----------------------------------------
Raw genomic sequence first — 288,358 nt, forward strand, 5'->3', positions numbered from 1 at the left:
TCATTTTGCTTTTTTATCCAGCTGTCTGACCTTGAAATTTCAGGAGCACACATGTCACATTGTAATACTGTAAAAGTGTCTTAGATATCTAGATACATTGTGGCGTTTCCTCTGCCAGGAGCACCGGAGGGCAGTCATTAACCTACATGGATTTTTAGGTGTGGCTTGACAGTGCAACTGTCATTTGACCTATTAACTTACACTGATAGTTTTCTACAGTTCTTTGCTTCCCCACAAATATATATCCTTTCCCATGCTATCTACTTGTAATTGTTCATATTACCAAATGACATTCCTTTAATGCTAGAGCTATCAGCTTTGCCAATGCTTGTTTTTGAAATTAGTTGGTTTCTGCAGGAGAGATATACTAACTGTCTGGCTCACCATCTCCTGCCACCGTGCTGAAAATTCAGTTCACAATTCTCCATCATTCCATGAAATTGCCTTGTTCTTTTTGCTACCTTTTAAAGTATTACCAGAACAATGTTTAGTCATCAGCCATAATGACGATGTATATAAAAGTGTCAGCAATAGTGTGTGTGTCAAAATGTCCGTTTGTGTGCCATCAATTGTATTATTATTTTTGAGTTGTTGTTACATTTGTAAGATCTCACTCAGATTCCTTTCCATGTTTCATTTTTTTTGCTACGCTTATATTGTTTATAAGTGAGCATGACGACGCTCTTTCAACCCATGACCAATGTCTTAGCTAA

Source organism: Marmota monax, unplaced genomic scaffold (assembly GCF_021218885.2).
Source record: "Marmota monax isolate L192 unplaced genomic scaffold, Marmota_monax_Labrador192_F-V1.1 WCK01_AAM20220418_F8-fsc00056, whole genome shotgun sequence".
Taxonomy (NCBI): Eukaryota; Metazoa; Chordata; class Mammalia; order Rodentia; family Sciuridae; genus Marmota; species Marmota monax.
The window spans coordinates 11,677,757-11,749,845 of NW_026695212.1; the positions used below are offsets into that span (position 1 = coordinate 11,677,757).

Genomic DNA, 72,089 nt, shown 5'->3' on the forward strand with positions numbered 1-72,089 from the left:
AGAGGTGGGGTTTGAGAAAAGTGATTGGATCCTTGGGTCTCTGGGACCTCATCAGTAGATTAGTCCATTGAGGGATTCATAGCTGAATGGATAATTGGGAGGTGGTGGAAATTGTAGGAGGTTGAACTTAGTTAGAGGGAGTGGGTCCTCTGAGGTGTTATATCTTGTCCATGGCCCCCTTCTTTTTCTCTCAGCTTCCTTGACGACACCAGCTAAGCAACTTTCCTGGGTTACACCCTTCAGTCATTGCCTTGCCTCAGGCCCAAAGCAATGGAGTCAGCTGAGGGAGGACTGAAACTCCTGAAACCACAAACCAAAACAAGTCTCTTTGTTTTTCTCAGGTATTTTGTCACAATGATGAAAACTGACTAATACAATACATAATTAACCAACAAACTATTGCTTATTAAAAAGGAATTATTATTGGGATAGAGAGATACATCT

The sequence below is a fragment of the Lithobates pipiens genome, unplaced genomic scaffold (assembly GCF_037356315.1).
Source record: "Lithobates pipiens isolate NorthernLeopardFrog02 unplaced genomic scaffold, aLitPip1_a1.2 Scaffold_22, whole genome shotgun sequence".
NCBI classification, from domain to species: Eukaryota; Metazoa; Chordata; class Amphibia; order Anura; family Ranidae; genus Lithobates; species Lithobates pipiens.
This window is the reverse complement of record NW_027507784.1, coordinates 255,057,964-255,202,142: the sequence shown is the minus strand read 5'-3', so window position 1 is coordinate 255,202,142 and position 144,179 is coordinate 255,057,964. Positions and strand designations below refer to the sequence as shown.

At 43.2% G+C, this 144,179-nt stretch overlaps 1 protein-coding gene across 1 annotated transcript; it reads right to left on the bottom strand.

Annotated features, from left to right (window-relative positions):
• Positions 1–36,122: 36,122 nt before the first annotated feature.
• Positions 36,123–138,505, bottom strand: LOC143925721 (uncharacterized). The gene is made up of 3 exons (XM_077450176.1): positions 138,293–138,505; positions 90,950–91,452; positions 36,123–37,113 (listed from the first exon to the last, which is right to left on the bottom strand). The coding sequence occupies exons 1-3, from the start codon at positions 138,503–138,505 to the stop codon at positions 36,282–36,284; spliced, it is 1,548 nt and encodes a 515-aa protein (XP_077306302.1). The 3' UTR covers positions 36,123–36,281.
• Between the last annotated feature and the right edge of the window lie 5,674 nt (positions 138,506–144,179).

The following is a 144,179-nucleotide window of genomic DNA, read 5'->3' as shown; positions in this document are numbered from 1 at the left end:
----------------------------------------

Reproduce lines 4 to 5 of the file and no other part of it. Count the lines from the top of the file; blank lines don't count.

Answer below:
Source record: "Marmota monax isolate L192 unplaced genomic scaffold, Marmota_monax_Labrador192_F-V1.1 WCK01_AAM20220418_F8-fsc00056, whole genome shotgun sequence".
Taxonomy (NCBI): Eukaryota; Metazoa; Chordata; class Mammalia; order Rodentia; family Sciuridae; genus Marmota; species Marmota monax.